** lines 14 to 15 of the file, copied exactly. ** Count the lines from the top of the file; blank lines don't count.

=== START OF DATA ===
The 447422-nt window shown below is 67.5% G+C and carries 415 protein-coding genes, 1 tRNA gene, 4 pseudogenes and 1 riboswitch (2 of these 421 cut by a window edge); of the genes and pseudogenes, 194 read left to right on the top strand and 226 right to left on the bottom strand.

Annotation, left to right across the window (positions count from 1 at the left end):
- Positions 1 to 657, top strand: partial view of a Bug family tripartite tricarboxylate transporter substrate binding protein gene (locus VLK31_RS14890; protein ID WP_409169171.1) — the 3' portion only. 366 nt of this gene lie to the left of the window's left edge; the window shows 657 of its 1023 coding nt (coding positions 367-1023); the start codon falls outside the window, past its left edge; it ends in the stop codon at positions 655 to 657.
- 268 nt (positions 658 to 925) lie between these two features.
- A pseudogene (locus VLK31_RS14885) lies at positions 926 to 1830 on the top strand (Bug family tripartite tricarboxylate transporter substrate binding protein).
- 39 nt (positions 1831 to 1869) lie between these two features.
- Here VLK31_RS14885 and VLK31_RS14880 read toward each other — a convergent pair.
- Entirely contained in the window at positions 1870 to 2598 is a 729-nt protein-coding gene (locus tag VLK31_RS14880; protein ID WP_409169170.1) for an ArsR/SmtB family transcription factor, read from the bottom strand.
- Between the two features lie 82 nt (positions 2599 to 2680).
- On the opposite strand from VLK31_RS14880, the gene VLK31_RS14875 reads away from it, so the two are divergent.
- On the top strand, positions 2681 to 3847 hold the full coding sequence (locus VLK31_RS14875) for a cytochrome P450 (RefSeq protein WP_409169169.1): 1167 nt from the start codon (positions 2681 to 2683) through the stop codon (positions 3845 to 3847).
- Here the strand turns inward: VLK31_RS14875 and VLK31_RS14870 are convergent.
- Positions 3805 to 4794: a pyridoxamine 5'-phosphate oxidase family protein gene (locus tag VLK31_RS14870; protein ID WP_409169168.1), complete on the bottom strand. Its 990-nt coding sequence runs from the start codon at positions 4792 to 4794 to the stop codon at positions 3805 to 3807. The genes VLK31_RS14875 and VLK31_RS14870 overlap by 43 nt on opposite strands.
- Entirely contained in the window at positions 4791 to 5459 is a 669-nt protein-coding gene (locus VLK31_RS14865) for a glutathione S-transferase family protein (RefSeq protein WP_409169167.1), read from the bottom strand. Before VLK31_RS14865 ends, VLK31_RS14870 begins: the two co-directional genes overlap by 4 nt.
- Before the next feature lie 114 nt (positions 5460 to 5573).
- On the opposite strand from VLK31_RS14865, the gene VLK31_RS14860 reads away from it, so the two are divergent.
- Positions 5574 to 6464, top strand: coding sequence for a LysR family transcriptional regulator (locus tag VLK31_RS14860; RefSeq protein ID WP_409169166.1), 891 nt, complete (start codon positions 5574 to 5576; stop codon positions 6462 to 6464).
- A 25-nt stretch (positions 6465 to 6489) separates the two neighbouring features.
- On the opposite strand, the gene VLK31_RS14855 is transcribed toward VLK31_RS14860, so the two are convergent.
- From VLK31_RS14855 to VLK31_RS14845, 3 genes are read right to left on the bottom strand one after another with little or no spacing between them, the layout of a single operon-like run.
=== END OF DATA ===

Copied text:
- Entirely contained in the window at positions 4791 to 5459 is a 669-nt protein-coding gene (locus VLK31_RS14865) for a glutathione S-transferase family protein (RefSeq protein WP_409169167.1), read from the bottom strand. Before VLK31_RS14865 ends, VLK31_RS14870 begins: the two co-directional genes overlap by 4 nt.
- Before the next feature lie 114 nt (positions 5460 to 5573).